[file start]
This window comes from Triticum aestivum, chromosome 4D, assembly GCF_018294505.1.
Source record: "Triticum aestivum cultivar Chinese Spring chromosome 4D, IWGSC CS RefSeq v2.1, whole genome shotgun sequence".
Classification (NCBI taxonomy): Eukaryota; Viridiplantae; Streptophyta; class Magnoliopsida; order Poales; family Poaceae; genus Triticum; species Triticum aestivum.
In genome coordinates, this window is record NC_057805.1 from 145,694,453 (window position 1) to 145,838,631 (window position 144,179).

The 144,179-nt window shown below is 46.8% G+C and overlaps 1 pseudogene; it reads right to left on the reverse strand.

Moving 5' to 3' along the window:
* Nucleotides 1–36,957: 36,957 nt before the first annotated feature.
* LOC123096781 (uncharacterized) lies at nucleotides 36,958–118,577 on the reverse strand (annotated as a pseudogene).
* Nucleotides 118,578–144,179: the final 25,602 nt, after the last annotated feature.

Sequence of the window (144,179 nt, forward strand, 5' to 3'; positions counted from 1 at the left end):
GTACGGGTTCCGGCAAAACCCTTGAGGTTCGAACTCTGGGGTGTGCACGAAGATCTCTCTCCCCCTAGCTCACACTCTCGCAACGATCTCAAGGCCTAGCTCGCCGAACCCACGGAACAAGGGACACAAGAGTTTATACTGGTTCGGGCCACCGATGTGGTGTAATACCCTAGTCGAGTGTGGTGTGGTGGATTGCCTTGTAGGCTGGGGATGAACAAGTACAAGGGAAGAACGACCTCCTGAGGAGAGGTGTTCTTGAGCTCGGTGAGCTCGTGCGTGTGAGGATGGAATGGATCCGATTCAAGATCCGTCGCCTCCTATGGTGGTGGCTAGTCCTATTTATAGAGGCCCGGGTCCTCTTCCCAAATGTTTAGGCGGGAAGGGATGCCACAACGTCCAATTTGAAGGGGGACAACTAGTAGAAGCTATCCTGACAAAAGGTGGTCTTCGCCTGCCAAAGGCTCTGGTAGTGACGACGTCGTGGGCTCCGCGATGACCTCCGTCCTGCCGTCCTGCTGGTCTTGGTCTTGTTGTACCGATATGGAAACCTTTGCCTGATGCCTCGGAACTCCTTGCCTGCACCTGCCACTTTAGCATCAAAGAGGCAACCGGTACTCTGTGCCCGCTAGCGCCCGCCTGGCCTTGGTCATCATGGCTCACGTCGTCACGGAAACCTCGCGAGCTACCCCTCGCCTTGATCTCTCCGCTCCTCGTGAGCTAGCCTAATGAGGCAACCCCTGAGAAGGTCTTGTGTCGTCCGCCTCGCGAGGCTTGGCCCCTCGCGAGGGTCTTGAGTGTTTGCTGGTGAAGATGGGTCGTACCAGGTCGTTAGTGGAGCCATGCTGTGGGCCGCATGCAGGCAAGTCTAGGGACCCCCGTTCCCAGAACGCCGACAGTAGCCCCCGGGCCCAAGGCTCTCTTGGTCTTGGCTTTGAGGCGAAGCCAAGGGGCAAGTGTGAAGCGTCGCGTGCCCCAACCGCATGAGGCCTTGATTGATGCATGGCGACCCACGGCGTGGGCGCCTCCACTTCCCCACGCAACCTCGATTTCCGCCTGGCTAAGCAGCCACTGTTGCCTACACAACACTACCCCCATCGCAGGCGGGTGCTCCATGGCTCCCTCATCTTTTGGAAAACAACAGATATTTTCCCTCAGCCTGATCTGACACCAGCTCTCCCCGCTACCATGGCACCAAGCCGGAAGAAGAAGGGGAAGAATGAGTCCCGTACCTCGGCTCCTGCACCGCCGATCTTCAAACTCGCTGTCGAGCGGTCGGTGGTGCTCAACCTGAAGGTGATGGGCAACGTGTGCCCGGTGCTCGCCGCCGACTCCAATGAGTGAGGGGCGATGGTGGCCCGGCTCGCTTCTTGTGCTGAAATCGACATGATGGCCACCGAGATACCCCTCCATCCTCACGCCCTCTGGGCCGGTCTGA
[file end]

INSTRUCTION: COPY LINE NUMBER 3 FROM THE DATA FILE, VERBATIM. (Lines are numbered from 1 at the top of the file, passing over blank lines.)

Classification (NCBI taxonomy): Eukaryota; Viridiplantae; Streptophyta; class Magnoliopsida; order Poales; family Poaceae; genus Triticum; species Triticum aestivum.